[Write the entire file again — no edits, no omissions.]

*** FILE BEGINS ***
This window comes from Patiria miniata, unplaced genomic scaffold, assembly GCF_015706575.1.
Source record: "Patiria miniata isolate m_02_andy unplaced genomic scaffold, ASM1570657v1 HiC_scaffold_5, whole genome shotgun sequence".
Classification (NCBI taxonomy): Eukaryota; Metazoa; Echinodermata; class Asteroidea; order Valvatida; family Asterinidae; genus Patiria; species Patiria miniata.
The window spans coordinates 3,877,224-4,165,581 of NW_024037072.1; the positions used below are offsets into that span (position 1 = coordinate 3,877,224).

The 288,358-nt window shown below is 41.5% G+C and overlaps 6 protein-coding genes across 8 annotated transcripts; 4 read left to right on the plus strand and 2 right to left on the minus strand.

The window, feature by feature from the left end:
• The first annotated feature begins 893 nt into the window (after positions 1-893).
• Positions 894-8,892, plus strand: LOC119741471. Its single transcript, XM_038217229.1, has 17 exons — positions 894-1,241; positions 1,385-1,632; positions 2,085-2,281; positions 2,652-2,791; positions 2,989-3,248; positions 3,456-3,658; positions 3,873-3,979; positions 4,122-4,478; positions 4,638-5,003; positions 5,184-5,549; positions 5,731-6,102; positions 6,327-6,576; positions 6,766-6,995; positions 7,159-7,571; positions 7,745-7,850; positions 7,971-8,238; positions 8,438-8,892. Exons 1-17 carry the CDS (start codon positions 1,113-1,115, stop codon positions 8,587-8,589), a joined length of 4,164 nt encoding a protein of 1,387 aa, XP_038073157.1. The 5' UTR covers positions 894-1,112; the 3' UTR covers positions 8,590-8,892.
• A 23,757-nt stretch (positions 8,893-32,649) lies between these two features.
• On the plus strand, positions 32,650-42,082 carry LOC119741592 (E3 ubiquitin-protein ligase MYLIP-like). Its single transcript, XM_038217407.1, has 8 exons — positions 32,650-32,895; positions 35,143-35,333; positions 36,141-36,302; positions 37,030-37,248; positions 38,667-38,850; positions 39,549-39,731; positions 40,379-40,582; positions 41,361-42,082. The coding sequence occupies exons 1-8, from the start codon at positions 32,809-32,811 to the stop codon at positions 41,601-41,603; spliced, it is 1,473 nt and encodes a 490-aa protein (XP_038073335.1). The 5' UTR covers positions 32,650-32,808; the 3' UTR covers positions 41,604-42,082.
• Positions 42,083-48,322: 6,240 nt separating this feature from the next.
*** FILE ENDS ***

This window comes from Patiria miniata, unplaced genomic scaffold, assembly GCF_015706575.1.
Source record: "Patiria miniata isolate m_02_andy unplaced genomic scaffold, ASM1570657v1 HiC_scaffold_5, whole genome shotgun sequence".
Classification (NCBI taxonomy): Eukaryota; Metazoa; Echinodermata; class Asteroidea; order Valvatida; family Asterinidae; genus Patiria; species Patiria miniata.
The window spans coordinates 3,877,224-4,165,581 of NW_024037072.1; the positions used below are offsets into that span (position 1 = coordinate 3,877,224).

The 288,358-nt window shown below is 41.5% G+C and overlaps 6 protein-coding genes across 8 annotated transcripts; 4 read left to right on the plus strand and 2 right to left on the minus strand.

The window, feature by feature from the left end:
• The first annotated feature begins 893 nt into the window (after positions 1-893).
• Positions 894-8,892, plus strand: LOC119741471. Its single transcript, XM_038217229.1, has 17 exons — positions 894-1,241; positions 1,385-1,632; positions 2,085-2,281; positions 2,652-2,791; positions 2,989-3,248; positions 3,456-3,658; positions 3,873-3,979; positions 4,122-4,478; positions 4,638-5,003; positions 5,184-5,549; positions 5,731-6,102; positions 6,327-6,576; positions 6,766-6,995; positions 7,159-7,571; positions 7,745-7,850; positions 7,971-8,238; positions 8,438-8,892. Exons 1-17 carry the CDS (start codon positions 1,113-1,115, stop codon positions 8,587-8,589), a joined length of 4,164 nt encoding a protein of 1,387 aa, XP_038073157.1. The 5' UTR covers positions 894-1,112; the 3' UTR covers positions 8,590-8,892.
• A 23,757-nt stretch (positions 8,893-32,649) lies between these two features.
• On the plus strand, positions 32,650-42,082 carry LOC119741592 (E3 ubiquitin-protein ligase MYLIP-like). Its single transcript, XM_038217407.1, has 8 exons — positions 32,650-32,895; positions 35,143-35,333; positions 36,141-36,302; positions 37,030-37,248; positions 38,667-38,850; positions 39,549-39,731; positions 40,379-40,582; positions 41,361-42,082. The coding sequence occupies exons 1-8, from the start codon at positions 32,809-32,811 to the stop codon at positions 41,601-41,603; spliced, it is 1,473 nt and encodes a 490-aa protein (XP_038073335.1). The 5' UTR covers positions 32,650-32,808; the 3' UTR covers positions 41,604-42,082.
• Positions 42,083-48,322: 6,240 nt separating this feature from the next.